More Architectural Tricks To Keep Cool Without Air Conditioning

cupola house image

Cupola House image credit Wikipedia

We have covered many of the old ways of keeping cool, but Matt Grocoff points out another at the Old House Web: Cupolas. He writes:

Cupolas are as functional as they are decorative. As warm air rises cupolas allow hot air to escape at the high points in the house while bringing up cooler air from below. They also create a steady air-flow even when there is no breeze outside. In some homes, cupolas provide soft, indirect sunlight that illuminates the home without bringing in the heat.

shutters jessop house

In his discussion of shutters, Grocoff expands on the practice of tuning your window openings, a lost art in the age of air conditioning.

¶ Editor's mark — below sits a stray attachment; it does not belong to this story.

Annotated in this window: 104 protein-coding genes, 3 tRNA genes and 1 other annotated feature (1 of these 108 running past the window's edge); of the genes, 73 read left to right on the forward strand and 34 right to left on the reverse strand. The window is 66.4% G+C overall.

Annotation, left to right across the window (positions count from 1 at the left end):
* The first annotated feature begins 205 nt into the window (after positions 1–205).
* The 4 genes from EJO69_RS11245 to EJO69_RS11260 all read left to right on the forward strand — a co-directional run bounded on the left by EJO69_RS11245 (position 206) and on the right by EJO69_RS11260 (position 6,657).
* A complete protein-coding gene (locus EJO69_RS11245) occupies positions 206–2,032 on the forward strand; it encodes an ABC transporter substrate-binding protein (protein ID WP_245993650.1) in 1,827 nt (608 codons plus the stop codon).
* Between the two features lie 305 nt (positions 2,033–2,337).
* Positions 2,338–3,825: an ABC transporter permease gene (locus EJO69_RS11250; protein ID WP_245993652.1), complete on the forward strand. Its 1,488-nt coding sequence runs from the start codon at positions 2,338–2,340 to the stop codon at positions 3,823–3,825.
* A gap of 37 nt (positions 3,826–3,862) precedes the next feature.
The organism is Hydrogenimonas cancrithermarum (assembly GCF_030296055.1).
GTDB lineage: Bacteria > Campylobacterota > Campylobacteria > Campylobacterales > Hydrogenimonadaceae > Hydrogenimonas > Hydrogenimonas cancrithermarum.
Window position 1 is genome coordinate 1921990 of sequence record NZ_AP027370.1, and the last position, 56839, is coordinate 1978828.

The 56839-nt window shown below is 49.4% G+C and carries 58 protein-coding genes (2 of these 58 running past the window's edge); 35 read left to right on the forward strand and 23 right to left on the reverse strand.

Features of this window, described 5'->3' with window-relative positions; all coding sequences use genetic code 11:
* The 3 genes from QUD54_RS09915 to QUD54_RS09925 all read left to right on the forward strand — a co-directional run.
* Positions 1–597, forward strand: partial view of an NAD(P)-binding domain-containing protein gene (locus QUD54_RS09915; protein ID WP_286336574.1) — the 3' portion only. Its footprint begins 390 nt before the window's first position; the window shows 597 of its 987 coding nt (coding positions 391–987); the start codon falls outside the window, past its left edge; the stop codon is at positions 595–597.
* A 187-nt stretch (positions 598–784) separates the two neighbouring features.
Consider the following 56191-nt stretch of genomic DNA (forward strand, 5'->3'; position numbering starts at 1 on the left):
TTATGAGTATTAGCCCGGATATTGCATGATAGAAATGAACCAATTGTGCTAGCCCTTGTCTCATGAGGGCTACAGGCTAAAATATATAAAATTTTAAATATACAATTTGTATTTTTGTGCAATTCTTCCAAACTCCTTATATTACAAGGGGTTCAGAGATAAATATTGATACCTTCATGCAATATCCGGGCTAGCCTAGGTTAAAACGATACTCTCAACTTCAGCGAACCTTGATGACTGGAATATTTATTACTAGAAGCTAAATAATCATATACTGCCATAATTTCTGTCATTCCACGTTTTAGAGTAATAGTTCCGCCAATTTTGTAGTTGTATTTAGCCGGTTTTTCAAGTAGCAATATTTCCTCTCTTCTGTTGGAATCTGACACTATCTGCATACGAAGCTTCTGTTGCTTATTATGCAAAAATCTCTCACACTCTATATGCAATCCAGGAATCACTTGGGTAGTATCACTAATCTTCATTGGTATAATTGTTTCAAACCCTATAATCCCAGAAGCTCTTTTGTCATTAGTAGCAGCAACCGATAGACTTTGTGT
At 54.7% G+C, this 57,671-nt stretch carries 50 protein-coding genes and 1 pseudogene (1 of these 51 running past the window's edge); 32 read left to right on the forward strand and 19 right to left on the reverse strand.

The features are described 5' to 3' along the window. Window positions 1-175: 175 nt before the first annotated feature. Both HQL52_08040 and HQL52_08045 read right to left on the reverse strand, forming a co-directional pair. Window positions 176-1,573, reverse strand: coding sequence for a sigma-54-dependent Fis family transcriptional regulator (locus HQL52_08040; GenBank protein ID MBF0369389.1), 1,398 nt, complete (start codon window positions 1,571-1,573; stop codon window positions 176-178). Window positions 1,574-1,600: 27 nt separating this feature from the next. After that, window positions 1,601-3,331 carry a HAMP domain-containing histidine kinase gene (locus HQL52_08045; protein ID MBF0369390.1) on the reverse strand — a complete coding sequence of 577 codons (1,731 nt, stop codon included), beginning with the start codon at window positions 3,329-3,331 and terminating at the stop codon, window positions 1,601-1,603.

In the morning, gable windows on the top floor and basement windows can be opened. This creates a stack effect which exhausts hot air through the top floors and brings up cooled air from the basement. Closing the main floor shutters during the day keeps the main floors cool. The shutters are then opened in the evening to let in the cool night air. In winter, opening the shutters during the day can let the low, warm sunlight into the house. At night, closing the shutters helps keep the warm air inside where it belongs.

More at Old House Web
More on keeping cool without air conditioning and learning from the past:
Nice Shades: Tips From The Pros On How To Keep The Heat Out
10 Overlooked Low-Tech Ways of Keeping Your Home Cool
Building the Green Modern Home: Looking at Windows

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